I love science fiction flicks as much as the next nerdy person, but there’s one new movie I have no intention of seeing: Gravity. Floating out into space, with no hope of rescue, well… that’s the making of a recurrent nightmare, in my mind.
I, apparently, am alone in this thought. Gravity broke box office records last weekend, bringing in nearly 56 million dollars on its opening weekend. This is no surprise; it’s a relatively novel film idea, by Hollywood standards, and has A-list stars Sandy Bullock and George Clooney playing the leads. It’s been reported that NASA is enjoying the film immensely (anything to remind people they still exist in some capacity, well, when the government is not shut down, that is), and Buzz Aldrin apparently was “very, very impressed” with the movie.
Hey, a former astronaut, who’s been out there, likes it. Okay, if it weren’t the stuff of my nightmares, I would totally go and watch it. Millions of people are.
Included in those millions who watched Gravity on opening weekend was Dr. Neil DeGrasse Tyson, astrophysicist. He’s a household name in my family, as all three guys I live with are very interested in astrophysics, space travel, telescopes, and all things beyond the atmosphere of our little, blue Earth. I follow him on Twitter, because he’s witty and generally seems like a nice guy. Dr. Tyson had a bone to pick with Gravity, and he picked that bone on Twitter, apparently from the movie theater…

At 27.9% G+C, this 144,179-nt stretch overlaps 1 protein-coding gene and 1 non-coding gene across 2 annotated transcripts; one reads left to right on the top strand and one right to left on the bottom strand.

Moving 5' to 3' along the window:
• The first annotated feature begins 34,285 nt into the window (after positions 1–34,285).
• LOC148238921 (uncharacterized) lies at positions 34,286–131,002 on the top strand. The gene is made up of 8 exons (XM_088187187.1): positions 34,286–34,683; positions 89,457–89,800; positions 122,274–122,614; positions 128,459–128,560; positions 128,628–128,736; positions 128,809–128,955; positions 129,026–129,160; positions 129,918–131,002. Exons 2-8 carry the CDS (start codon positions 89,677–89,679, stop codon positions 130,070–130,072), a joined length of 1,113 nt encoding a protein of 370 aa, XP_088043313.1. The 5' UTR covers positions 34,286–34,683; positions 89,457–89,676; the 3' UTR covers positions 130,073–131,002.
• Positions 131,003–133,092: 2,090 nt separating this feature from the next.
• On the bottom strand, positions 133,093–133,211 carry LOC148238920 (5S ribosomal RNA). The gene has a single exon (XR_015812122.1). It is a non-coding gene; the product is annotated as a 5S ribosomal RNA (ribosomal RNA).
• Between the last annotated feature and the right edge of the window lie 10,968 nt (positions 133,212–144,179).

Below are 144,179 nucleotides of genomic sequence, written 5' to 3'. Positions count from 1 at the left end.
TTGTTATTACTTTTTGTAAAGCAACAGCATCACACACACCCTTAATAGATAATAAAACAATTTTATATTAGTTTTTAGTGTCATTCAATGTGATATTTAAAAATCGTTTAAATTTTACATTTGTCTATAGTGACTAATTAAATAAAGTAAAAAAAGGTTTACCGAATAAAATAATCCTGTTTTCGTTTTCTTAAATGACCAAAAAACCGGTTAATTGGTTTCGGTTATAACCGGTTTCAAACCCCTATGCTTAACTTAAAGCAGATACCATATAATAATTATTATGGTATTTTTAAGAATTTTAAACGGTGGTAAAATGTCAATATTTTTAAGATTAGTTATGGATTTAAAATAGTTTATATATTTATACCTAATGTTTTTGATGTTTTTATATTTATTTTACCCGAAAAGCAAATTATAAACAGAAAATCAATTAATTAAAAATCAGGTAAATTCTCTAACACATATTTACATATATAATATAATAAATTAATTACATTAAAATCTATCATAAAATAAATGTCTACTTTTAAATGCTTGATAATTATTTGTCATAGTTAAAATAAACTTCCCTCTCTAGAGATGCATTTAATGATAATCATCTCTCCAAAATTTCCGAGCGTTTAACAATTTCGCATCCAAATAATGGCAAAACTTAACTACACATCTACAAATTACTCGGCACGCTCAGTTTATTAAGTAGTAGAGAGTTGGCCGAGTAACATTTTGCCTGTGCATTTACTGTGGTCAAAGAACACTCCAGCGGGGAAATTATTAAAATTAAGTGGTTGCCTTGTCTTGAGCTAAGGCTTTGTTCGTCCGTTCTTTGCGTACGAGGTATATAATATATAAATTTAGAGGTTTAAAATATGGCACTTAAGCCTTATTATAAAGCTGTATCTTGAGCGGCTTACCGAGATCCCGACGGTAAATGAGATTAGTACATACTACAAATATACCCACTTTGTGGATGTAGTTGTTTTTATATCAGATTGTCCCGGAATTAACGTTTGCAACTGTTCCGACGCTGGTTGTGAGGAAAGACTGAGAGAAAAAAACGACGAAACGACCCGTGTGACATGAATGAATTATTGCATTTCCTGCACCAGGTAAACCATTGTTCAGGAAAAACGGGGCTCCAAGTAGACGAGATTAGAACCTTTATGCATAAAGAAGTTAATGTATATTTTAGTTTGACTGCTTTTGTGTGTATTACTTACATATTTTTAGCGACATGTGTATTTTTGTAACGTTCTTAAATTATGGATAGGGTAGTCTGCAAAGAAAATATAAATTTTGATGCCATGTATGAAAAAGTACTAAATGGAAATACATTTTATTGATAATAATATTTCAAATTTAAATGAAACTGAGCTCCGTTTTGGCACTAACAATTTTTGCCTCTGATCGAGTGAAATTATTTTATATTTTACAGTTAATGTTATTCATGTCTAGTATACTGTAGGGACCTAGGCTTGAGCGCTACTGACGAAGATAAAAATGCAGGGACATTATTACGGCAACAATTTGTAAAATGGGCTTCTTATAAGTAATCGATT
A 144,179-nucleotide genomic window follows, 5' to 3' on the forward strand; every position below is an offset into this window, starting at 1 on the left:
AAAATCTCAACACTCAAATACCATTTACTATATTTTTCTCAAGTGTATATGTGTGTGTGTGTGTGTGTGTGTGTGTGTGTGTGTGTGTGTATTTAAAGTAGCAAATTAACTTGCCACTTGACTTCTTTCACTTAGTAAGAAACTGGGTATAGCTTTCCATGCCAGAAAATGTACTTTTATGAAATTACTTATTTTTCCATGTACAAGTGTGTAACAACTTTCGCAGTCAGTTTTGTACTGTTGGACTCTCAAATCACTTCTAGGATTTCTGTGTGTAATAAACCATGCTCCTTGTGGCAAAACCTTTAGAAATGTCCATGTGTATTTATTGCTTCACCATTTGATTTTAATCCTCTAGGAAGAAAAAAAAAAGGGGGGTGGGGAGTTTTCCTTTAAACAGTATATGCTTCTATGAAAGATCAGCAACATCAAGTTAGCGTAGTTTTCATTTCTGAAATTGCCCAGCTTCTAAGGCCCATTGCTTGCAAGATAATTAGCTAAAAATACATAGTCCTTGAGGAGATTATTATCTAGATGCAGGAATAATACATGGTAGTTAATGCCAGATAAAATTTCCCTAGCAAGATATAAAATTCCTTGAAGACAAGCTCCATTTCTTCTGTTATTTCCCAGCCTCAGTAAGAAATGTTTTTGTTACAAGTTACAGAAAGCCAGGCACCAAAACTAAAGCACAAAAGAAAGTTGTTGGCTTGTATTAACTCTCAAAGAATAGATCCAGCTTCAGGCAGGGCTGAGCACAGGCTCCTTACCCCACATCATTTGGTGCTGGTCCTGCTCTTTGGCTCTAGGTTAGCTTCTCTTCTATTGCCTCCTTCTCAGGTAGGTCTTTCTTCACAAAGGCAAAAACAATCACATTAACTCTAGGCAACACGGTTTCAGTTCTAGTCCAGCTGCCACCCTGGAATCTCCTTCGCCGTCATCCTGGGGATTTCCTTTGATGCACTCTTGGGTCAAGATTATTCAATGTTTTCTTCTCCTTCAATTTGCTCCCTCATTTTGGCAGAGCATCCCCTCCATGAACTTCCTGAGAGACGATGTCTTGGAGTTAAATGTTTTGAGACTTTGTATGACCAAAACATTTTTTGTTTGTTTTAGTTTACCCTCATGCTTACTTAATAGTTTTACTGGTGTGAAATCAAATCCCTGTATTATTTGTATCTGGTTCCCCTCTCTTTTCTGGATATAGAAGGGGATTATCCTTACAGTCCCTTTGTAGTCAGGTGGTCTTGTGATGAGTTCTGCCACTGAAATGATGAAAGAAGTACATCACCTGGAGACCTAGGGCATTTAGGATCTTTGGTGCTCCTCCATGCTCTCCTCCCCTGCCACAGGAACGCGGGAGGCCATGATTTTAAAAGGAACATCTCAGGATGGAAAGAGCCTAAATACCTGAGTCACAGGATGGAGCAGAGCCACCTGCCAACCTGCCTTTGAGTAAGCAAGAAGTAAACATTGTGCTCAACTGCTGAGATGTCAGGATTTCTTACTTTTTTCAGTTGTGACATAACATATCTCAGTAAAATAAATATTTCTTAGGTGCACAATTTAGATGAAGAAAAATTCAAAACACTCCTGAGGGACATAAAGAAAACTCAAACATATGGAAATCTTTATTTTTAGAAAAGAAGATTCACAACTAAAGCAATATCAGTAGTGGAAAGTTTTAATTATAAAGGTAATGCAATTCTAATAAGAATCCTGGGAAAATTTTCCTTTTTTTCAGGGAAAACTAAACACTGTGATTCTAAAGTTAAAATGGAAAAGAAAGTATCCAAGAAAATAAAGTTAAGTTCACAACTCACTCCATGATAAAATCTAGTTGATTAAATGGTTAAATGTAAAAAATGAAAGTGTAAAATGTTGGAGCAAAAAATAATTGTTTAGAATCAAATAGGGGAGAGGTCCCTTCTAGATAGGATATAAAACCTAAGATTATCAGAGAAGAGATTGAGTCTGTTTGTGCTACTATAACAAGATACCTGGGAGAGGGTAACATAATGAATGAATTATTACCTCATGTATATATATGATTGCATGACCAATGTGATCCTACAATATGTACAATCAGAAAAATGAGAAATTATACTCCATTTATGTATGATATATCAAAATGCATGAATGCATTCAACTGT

Some of the tweets were, educational, let’s say. I had an idea of what angular momentum was, but how many others do? I think most people know about the Hubble telescope, but do they know the inner workings of Hubble and the maintenance it requires? I don’t. And who here knows how high communication satellites fly in our planet’s orbit?
Other tweets of Dr. Tyson, however, were things that would give me difficulty in suspending disbelief in the movie…
In fact, I’m just as surprised that no one else remarked on these items as I am that Dr. Tyson ended his tweeting session with this one:
So, let me ask you this: should movies be scientifically factual? Or should they be expected to just give it the good, ol’ college try? Or should we just accept it’s only a movie and that it’s just not real? Would it stop you from enjoying the movie if you ran across inaccuracies?